What are the legal challenges of maritime accidents, and why do maritime liability cases seem so complicated? These two questions can be answered by taking a look at the overall structure of maritime law and realizing that it involves an entirely different set of assumptions when compared to mainstream, non-maritime liability.
There are four distinct points that make the legal challenges of maritime accidents a formidable subject for those new to the topic.
Maritime accident cases need to be meticulously documented, to include any correspondence between worker and management during the period following an accident. Also, the plaintiff should keep a detailed record of invoices, medical statements, a clear description of the injury as well as the details of the accident.
Statutes of Limitation
Statutes in maritime injury cases typically run for three years, but plaintiffs should understand that certain types of cases could have statutes that are much shorter. Only by consulting a professional attorney will a plaintiff learn the specific statute that applies to his or her case.
After a plaintiff files a maritime accident case, the journey through the court system can be long and complicated. One reason for this particular challenge is the employer’s ability to file appeals and/or deny the allegations completely. If that happens, plaintiffs often find themselves entrenched in a complex and contentious dispute that could take several years.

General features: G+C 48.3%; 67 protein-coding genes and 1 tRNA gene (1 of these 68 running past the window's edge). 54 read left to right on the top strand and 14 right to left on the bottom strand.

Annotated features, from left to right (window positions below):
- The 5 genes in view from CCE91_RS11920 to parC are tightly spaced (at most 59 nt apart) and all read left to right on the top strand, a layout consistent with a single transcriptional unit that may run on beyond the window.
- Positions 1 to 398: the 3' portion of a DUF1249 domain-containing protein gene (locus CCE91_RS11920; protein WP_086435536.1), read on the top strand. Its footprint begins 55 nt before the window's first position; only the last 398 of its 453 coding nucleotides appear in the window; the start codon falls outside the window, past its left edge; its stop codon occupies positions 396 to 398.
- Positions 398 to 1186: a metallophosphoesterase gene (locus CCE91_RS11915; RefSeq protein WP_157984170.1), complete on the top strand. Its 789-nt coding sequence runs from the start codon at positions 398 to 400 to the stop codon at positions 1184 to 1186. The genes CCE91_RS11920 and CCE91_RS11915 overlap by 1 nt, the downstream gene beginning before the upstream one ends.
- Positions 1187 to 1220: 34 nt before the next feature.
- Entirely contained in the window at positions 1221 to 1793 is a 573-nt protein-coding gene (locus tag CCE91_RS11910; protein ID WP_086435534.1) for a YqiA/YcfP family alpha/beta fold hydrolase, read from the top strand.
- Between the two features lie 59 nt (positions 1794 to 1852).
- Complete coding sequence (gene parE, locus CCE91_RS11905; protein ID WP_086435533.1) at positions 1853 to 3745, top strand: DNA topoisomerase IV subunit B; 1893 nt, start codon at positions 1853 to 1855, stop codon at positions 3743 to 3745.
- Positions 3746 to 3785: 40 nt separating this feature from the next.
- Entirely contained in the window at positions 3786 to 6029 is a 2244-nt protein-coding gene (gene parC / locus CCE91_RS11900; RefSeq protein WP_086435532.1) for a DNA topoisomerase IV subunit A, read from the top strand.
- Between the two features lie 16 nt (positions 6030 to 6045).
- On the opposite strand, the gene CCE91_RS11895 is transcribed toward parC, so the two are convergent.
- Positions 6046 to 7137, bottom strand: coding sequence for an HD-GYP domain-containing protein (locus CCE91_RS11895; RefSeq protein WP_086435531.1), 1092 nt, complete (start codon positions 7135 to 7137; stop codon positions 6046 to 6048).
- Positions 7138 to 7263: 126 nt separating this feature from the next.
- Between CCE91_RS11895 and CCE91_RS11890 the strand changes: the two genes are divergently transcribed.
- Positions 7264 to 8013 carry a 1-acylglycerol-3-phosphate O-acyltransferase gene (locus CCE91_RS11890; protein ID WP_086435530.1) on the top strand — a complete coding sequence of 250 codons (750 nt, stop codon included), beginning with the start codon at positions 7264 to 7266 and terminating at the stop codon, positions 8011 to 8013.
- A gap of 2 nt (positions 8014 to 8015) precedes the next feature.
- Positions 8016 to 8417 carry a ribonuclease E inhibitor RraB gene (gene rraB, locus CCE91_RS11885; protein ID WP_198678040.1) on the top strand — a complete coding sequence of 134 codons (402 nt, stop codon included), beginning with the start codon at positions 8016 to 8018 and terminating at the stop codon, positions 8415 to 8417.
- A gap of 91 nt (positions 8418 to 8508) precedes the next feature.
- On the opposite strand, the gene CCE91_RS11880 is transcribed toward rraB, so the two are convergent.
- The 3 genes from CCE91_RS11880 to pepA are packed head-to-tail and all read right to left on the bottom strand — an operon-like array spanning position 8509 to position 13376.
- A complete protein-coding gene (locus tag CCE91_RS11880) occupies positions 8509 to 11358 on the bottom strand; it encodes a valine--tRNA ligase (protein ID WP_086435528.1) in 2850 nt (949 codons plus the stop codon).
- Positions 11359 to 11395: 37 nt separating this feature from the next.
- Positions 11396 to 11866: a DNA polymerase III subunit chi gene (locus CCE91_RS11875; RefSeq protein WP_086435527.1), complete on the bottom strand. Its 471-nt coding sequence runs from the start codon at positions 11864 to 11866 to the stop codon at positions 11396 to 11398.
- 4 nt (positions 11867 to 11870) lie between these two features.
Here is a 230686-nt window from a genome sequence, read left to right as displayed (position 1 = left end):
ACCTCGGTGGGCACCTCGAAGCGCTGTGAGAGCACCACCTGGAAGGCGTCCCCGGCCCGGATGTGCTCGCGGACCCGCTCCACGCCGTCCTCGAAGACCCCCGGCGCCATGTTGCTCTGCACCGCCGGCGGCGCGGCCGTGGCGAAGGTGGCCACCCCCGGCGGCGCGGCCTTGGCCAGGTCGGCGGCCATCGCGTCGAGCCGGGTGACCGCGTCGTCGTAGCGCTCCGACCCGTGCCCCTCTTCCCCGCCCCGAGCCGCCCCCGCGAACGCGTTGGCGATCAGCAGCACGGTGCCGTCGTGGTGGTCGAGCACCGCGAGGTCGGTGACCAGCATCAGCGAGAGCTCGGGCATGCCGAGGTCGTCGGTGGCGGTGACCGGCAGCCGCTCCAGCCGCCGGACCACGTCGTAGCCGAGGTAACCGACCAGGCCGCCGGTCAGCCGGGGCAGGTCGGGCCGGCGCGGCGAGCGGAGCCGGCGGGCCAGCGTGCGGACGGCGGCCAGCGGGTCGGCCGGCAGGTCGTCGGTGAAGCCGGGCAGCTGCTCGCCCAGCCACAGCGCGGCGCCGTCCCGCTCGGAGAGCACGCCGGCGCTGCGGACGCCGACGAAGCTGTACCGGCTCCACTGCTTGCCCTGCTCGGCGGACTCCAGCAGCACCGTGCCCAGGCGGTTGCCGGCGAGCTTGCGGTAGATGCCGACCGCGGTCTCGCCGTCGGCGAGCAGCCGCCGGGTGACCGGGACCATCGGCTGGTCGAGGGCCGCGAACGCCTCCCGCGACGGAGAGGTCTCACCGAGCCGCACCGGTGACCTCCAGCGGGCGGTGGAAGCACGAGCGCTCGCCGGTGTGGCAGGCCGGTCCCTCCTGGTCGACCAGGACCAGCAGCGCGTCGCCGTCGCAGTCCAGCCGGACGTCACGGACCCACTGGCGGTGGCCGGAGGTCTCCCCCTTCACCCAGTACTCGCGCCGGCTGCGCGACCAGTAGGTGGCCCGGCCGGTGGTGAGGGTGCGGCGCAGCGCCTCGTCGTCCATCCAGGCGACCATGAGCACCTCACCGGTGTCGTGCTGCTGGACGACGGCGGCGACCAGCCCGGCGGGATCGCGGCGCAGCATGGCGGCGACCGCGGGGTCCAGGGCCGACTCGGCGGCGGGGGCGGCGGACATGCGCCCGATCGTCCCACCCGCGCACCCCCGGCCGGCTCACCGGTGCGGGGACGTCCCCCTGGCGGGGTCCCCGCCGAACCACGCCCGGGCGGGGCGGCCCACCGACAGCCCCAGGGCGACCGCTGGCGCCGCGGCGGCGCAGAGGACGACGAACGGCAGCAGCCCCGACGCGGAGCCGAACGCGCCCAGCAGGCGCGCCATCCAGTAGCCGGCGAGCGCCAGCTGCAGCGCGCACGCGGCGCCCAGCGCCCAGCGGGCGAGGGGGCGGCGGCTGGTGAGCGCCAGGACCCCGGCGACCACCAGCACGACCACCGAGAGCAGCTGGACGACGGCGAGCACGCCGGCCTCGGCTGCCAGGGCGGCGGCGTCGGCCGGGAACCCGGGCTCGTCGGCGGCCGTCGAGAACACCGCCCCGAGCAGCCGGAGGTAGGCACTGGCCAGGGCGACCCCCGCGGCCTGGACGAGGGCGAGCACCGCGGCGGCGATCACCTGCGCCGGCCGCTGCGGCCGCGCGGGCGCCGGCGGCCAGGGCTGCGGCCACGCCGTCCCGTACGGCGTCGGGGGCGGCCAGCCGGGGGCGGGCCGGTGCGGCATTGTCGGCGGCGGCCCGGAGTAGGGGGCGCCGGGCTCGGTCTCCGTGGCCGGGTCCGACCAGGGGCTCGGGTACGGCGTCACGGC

The Threshold for Proving Negligence
In most maritime cases, the plaintiff must show that the employer was negligent, and this can be a tough hurdle to clear. Employers routinely attempt to place fault with the worker in order to avoid paying damages in accident cases. The threshold for proving negligence in maritime cases can be quite high.
Problems with Accident Reports/Statements
When plaintiffs are injured on the job, they need to file an accident report as soon as possible. As well, the injured party should seek professional medical attention immediately. The report should contain only the basic essential facts about the accident, such as who was harmed and where the injurious took place, as well as the time.
Plaintiffs should be very careful to avoid extensive questioning during an injury report session. Stick to the basic facts and say no more. The reason for this advice is twofold: employers will often attempt to subtly get the plaintiff to admit fault or make incriminating statements. Second, employers often attempt to coerce an injured …